Dr. L. David Hiner, 82, organizer and first dean of the University of Utah College of Pharmacy, who died this week, had been retired for nearly 18 years and thus largely out of the public eye. Yet his impressive achievements are a continuing benefit to Utah.

A native of South Dakota, he came to Utah in 1947 from Ohio State University where he was a professor of pharmacy. In the immediate post- World War II years, there was enormous growth on a hectic U. of U. campus. Hiner took the challenge and began to fashion what was to become a College of Pharmacy with a national reputation. He retired in 1970 after 23 years at the helm.When he left, the scattered wooden barracks that he had inherited on campus as classrooms and laboratories had been replaced by a modern College of Pharmacy building at the U. Medical Center. It remains as a monument to his tireless work.

A skilled worker in the laboratory, he held a variety of national posts, both in pharmaceutical research and teaching. He also labored in the larger sphere of academics and for many years was the U. representative to the Northwest Association, which examines and accredits universities and colleges in the northwestern U.S.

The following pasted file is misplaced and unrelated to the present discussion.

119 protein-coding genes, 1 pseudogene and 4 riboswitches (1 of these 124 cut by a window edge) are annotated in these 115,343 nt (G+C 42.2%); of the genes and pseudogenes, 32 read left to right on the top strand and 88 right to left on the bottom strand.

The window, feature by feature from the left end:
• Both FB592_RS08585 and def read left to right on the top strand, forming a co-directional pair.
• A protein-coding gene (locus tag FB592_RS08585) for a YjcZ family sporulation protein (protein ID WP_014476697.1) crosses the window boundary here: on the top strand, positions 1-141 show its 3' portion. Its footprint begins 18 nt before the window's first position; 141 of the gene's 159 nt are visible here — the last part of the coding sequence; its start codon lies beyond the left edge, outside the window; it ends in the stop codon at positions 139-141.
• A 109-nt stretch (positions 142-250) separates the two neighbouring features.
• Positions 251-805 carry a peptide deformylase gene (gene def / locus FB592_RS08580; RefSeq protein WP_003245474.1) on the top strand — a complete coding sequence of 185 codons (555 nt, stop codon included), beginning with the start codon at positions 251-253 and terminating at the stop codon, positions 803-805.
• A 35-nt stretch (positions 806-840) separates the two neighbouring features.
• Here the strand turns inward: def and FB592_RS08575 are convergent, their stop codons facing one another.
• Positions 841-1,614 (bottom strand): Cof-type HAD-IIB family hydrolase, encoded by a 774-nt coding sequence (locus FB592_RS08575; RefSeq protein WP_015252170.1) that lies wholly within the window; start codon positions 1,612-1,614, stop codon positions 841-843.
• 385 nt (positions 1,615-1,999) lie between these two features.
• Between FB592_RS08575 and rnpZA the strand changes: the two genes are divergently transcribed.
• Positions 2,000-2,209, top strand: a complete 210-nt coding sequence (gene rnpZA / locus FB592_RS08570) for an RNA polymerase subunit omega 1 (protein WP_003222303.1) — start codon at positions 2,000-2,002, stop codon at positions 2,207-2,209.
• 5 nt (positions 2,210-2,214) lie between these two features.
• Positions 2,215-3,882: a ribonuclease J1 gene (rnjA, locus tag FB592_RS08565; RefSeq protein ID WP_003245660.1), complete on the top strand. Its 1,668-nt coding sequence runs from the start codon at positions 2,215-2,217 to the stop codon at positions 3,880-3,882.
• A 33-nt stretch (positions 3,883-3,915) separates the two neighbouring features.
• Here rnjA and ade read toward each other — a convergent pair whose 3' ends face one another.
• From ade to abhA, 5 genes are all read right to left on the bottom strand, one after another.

All of this, and much, much more, makes Hiner sound like a brilliant professor, which he was. But there were other sides to the man. He was a outdoors enthusiast, going hunting and fishing, and taking horseback trips into the mountains. He was chairman of the U. of U. Athletic Board for 16 years and was faculty representative to the Western Athletic Conference all because he loved sports.

Hiner was a warm and caring man, quick to give credit to others for achievements at the school. But the U. College of Pharmacy and the skilled pharmacists it continues to graduate, are his legacy to Utah and the nation. In that sense, we have not lost him at all.